In the past Councilmember Steve Madison has also supported unions on this issue, but did not return emails or phone calls for this article.

Many interested groups have delayed the site with “public interests” in mind including the requirements for the height of a building close to City Hall and the historic preservation requirements.

Councilmember Andy Wilson said that although he does understand the need for fair labor requirements, from his historical preservation background he hopes to see the project move forward quickly to get the building back into repair.

“The City has been working hard to bring the historic building back to life. The hotel option has been our best chance so far to bring investment into the civic center that could pay for the renovation,” Pasadena’s Economic Development Manager Eric Duyshart said.

At the rally the clergy and unions called to question the business ethics of Kimpton Hotels, citing the two Kimpton properties in Chicago where the company violated federal labor law according to Chicagobusiness.com.

Evan Demma, a restaurant server at Hotel Burnham, one of the Kimpton Hotels, flew from Chicago for the rally. He said seeing everyone come out “energized him.” The employees at his workplace are currently trying to form a union, but have been repeatedly deterred by the management.

“I was called into my manager’s basement office and told me I was forbidden from even talking to my coworkers about the union,” Demma said. “I love my job, but I have a family also and they come first.”

UNITE HERE Local 11 says it represents more than 20,000 workers employed in hotels, restaurants, airports, sports arenas, and convention centers throughout Southern California. The union currently represents workers at the Pasadena Hilton.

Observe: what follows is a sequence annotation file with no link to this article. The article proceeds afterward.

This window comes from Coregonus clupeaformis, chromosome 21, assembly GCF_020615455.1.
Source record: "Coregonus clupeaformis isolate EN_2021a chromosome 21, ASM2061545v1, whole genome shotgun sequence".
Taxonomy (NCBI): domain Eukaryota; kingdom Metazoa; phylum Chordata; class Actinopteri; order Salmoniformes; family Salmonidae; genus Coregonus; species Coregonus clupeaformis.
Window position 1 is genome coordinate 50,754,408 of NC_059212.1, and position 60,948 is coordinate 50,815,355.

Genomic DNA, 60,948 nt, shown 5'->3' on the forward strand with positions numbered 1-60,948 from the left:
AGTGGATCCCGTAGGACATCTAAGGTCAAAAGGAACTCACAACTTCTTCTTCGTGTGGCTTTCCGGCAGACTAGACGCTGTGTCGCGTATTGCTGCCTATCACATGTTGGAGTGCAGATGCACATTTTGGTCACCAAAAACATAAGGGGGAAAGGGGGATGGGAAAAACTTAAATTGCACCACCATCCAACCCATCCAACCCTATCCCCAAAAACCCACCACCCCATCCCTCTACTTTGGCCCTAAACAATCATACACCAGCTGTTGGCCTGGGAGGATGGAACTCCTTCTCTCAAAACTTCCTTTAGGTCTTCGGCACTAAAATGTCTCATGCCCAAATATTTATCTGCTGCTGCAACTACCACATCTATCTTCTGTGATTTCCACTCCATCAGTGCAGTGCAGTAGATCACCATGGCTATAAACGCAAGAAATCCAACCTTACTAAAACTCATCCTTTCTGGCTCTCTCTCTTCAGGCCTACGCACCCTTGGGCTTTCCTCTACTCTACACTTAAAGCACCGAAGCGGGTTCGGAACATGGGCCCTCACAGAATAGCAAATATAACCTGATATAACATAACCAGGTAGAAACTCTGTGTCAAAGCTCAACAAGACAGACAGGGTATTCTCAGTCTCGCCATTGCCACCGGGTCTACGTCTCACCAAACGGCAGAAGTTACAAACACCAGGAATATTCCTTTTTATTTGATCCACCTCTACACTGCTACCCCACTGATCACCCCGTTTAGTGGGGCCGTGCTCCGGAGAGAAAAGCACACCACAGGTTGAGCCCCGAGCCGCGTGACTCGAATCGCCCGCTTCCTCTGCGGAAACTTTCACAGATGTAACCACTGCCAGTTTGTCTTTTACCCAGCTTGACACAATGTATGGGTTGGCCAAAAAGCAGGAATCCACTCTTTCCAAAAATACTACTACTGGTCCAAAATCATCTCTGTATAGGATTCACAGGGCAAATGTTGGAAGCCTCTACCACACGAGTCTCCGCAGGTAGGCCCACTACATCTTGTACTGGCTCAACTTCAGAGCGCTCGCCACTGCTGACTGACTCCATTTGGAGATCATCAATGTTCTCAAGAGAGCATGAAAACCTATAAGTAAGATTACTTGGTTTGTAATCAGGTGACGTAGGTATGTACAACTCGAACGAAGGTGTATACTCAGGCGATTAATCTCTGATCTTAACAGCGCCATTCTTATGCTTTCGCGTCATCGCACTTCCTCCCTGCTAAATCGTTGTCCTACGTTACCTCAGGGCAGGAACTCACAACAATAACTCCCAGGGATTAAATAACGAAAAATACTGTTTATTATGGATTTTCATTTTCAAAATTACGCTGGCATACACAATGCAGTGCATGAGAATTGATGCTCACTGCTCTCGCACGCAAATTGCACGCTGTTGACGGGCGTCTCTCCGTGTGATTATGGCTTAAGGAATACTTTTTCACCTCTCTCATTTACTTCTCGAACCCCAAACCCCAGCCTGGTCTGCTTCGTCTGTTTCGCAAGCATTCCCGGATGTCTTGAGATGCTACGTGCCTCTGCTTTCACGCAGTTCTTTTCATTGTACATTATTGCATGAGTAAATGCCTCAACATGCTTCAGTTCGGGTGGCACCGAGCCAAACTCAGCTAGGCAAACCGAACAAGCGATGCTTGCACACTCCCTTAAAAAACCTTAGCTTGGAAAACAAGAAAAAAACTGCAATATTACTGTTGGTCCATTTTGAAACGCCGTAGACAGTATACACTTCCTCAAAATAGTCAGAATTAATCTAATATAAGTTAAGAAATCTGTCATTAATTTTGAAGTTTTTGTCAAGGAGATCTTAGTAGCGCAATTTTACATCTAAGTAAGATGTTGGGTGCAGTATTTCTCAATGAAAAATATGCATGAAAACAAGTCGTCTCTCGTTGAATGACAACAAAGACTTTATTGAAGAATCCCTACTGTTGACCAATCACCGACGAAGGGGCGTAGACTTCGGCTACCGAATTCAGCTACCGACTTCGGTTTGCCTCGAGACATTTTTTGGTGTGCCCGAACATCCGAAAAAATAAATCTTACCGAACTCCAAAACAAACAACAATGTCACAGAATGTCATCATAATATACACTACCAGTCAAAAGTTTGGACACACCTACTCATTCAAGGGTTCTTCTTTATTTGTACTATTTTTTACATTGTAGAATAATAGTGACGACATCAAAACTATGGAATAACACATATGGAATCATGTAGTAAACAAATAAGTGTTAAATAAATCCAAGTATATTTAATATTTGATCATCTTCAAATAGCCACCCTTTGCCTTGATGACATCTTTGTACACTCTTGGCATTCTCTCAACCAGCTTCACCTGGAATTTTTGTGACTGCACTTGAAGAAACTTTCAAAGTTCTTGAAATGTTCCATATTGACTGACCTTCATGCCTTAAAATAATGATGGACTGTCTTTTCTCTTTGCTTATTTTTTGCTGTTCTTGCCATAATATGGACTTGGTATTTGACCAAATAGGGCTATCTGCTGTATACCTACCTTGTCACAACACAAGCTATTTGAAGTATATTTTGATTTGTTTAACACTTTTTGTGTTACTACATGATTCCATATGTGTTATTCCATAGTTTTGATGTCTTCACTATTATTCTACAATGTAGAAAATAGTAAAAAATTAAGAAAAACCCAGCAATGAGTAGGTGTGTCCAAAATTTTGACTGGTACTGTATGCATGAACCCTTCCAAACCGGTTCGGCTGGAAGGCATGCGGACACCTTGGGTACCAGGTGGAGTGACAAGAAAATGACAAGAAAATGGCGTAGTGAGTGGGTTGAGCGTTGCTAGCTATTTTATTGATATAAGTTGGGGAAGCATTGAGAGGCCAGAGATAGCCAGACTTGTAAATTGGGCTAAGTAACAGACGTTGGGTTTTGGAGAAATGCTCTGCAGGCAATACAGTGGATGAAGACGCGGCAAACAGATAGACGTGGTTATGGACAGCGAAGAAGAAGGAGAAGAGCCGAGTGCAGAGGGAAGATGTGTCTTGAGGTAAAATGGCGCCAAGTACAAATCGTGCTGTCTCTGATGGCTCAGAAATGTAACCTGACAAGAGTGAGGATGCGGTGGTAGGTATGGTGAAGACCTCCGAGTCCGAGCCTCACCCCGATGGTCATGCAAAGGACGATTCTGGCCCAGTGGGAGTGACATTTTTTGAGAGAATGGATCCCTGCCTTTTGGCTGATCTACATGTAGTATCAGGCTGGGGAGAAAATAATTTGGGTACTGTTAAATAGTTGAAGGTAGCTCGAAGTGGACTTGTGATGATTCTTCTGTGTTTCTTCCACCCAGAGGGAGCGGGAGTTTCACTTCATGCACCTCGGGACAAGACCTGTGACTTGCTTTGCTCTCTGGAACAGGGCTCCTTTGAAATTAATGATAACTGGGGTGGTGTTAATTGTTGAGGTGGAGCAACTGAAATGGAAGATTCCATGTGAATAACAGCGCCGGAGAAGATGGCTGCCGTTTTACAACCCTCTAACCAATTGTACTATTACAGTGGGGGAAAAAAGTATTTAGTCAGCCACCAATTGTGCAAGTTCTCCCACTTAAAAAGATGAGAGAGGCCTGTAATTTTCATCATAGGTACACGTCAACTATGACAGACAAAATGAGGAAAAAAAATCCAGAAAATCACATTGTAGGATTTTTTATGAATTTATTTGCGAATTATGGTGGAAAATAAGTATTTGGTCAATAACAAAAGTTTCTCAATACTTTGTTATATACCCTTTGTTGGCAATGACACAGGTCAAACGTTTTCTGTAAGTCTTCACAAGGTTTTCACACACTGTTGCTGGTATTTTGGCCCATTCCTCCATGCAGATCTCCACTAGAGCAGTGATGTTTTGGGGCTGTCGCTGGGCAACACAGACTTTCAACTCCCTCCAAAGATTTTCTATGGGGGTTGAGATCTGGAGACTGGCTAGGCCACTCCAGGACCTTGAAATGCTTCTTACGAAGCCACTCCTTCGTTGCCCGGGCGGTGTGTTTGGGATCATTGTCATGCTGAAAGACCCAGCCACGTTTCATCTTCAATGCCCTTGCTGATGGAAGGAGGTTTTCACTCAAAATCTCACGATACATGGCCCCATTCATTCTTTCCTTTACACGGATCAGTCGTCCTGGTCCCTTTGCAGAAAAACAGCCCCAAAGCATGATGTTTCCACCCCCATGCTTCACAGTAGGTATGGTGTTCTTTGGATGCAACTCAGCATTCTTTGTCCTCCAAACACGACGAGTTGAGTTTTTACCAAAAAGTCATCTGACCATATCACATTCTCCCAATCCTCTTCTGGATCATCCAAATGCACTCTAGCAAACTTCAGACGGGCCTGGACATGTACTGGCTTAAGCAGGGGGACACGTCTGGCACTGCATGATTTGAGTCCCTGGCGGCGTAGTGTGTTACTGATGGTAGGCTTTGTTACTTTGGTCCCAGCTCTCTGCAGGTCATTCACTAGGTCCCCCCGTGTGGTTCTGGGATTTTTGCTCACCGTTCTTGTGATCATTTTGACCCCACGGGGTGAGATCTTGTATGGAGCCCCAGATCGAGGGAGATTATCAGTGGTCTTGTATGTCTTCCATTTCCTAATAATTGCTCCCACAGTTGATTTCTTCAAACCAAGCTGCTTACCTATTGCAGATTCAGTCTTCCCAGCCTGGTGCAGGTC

“Community, workers and clergy in Pasadena are standing together to urge the Pasadena City Council to take this opportunity to ensure workers are treated with respect and dignity and to exercise the proprietary interest it has in protecting the city’s revenue stream from this land from being disrupted by labor disputes, by requiring a labor peace agreement for the YWCA project,” Alexandra Weyman from UNITE HERE Local 11 said.

Established in 1905 the YWCA was a safe place for women to enter the working world at the turn of the twentieth century, according to YWCA Associate Director Jessica Kubel.

“The YWCA here in Pasadena has been a progressive force since then,” Kubel said. “It does not come as a surprise then that when we see this fine building that Julia Morgan built, with its history, its memories and its recognition in the community that we want to see whatever develops here to provide a decent livable wage job with fair representation to those that they employ.”

Steve Lambert and Ed Washatka represented Pasadenan’s for a Livable Wage, leveraging the opportunity to connect the need for organized labor behind the minimum wage to begin to address the real issue of justice for the labor force.

“This land is owned by the City, which means this land is owned by the people who live here, people like me. I want good jobs to be here and for money not to be lost because of labor dispute. Pasadena has a chance to make sure that workers are treated with respect and dignity,” Irma Rincon said who is a unionized worker at the Pasadena Hilton.

Clergy and Laity United for Economic Justice (CLUE) also helped lead peaceful songs and prayers during the event.